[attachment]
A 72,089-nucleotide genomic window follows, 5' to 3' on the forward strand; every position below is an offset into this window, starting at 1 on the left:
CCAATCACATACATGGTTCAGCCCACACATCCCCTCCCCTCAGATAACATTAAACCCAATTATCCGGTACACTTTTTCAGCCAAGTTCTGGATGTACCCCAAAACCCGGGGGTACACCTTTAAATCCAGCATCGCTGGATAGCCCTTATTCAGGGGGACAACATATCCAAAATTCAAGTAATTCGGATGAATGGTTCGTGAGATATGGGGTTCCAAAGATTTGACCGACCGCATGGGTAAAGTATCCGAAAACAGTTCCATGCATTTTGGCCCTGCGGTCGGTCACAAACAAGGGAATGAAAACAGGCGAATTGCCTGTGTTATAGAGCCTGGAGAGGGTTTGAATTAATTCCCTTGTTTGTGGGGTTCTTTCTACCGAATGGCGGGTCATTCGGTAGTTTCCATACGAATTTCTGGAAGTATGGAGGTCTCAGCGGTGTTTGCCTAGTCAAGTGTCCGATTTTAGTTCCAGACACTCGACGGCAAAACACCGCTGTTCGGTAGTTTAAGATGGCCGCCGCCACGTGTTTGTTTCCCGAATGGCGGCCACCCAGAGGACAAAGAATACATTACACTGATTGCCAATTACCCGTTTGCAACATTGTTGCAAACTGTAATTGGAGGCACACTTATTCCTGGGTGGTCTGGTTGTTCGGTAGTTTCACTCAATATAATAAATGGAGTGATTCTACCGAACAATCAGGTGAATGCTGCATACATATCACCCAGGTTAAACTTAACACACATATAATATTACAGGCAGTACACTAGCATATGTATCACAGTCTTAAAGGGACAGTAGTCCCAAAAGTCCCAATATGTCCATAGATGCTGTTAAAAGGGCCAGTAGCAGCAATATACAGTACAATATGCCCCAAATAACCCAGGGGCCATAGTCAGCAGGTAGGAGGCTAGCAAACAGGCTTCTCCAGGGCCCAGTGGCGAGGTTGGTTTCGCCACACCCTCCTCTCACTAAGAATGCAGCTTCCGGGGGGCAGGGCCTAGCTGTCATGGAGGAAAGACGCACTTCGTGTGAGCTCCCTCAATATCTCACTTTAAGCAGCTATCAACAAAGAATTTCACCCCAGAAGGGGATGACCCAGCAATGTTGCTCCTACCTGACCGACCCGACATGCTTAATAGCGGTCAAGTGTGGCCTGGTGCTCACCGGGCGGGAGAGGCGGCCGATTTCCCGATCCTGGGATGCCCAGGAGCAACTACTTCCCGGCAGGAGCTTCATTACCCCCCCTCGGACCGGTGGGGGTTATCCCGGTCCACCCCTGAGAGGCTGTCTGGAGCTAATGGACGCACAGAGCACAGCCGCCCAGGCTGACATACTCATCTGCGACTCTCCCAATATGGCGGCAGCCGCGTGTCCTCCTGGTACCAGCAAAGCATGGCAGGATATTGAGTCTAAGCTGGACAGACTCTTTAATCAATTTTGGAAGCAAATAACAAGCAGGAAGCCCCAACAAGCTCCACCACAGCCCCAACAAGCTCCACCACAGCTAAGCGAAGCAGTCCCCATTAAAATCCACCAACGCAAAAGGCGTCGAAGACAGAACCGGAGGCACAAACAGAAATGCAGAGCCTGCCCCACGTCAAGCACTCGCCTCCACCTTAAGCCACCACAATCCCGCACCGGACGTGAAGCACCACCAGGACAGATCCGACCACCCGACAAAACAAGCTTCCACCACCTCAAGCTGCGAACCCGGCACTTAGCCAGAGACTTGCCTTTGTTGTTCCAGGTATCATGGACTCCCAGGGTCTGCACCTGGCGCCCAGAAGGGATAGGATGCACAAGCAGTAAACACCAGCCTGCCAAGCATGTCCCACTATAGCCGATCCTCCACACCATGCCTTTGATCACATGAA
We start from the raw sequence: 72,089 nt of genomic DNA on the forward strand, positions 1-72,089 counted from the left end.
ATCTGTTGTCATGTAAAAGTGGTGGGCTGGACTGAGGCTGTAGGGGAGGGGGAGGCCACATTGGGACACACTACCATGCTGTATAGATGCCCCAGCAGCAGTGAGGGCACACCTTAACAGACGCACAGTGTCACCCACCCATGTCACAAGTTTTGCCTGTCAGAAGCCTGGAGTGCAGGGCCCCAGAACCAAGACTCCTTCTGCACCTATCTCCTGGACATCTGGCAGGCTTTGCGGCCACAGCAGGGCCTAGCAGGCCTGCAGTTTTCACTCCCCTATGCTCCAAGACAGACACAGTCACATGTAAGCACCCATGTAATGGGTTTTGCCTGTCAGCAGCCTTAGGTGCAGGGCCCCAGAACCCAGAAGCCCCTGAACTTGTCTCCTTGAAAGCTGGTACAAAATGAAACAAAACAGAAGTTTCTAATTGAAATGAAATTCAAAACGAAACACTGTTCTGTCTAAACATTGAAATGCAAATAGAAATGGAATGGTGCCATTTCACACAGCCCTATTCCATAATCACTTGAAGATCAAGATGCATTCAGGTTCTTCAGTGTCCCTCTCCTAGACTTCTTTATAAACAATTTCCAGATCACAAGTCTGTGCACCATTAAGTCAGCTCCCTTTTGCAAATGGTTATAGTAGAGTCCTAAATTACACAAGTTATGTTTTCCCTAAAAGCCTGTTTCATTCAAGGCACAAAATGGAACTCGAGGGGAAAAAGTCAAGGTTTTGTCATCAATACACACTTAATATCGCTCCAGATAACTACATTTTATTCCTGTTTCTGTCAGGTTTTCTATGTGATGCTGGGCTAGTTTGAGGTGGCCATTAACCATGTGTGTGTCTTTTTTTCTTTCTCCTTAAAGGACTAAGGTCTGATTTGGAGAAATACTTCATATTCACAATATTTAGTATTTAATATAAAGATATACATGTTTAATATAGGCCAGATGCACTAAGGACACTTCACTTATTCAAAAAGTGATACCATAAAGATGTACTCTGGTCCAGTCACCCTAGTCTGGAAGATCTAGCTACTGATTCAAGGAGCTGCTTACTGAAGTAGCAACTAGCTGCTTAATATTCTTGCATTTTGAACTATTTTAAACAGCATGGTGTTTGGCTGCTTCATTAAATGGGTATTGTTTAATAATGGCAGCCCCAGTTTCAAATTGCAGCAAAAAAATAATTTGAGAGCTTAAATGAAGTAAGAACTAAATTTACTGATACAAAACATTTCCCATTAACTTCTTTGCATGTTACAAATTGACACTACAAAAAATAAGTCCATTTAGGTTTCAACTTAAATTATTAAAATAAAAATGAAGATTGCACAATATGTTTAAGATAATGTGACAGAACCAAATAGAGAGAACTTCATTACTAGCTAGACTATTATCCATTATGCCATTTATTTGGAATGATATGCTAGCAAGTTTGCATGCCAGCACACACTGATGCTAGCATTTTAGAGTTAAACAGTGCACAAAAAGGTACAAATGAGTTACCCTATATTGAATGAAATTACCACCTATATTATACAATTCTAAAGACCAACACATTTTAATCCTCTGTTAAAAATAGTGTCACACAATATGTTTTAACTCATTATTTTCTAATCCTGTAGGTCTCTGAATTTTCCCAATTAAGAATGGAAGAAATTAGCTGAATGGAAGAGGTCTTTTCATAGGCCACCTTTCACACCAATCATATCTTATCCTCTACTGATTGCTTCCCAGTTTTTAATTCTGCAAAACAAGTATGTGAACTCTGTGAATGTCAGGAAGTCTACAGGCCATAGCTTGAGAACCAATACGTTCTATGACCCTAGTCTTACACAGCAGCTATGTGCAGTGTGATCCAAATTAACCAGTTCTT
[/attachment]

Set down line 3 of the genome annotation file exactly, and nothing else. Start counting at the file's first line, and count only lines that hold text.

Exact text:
We start from the raw sequence: 72,089 nt of genomic DNA on the forward strand, positions 1-72,089 counted from the left end.